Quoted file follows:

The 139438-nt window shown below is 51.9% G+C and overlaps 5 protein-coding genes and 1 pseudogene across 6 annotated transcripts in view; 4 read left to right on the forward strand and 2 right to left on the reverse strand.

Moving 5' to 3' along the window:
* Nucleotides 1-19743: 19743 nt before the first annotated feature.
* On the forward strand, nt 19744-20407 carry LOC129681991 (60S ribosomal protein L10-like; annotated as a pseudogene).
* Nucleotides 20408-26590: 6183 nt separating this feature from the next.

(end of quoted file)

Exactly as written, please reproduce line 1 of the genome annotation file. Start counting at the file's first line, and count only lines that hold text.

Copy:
The 139438-nt window shown below is 51.9% G+C and overlaps 5 protein-coding genes and 1 pseudogene across 6 annotated transcripts in view; 4 read left to right on the forward strand and 2 right to left on the reverse strand.